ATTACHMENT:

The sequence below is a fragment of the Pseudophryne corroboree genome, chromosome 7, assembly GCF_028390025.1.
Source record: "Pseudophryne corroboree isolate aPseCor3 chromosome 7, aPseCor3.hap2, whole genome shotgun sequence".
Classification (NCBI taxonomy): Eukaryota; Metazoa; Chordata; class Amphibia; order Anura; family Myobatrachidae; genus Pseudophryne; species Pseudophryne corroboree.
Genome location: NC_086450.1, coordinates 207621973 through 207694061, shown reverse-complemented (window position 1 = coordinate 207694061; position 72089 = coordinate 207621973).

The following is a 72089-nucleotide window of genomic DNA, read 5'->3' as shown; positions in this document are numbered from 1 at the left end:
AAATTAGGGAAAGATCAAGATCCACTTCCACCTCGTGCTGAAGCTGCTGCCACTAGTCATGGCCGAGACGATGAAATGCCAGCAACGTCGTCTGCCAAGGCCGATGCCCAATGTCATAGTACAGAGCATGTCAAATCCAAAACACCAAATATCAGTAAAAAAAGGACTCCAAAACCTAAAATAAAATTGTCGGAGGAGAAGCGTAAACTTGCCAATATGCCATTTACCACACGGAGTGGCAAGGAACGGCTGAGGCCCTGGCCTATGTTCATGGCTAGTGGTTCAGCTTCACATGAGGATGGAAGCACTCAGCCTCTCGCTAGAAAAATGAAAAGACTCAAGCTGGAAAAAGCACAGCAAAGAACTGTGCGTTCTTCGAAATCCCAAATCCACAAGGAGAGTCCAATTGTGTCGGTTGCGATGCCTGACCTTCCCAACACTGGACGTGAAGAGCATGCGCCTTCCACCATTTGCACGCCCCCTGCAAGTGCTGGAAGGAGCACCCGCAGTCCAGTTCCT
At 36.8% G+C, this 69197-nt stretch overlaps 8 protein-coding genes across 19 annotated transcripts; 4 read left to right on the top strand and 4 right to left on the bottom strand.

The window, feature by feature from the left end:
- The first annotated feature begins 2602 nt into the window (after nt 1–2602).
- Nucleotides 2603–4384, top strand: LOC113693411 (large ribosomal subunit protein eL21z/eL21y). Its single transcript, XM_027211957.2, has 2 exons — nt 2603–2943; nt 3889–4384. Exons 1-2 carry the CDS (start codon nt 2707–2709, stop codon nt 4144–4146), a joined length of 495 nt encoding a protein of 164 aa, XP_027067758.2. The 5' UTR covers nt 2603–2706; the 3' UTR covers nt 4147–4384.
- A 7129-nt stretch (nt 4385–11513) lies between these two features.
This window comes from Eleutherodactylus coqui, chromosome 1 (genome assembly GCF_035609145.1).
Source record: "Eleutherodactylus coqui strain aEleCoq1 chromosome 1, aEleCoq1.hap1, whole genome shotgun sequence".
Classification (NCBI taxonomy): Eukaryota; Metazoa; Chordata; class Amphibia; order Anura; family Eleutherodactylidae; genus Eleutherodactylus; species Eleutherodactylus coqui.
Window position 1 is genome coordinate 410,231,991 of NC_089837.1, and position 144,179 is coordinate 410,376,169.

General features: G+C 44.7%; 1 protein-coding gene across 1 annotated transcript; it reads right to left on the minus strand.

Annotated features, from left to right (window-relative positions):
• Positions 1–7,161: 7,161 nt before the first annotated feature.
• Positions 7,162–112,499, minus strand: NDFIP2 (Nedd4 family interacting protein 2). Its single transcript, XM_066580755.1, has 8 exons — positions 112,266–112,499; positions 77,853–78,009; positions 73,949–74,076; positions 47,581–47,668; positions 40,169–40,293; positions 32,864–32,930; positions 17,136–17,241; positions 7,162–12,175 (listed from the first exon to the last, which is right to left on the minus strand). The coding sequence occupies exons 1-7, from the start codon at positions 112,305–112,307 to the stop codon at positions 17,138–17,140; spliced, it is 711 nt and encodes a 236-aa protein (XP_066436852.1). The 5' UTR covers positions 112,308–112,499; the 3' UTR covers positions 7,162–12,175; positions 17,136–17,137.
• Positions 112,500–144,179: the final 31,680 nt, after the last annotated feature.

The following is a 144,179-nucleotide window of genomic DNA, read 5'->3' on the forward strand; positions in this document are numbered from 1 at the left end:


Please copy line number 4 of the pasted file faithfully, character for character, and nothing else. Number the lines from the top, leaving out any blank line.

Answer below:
Genome location: NC_086450.1, coordinates 207621973 through 207694061, shown reverse-complemented (window position 1 = coordinate 207694061; position 72089 = coordinate 207621973).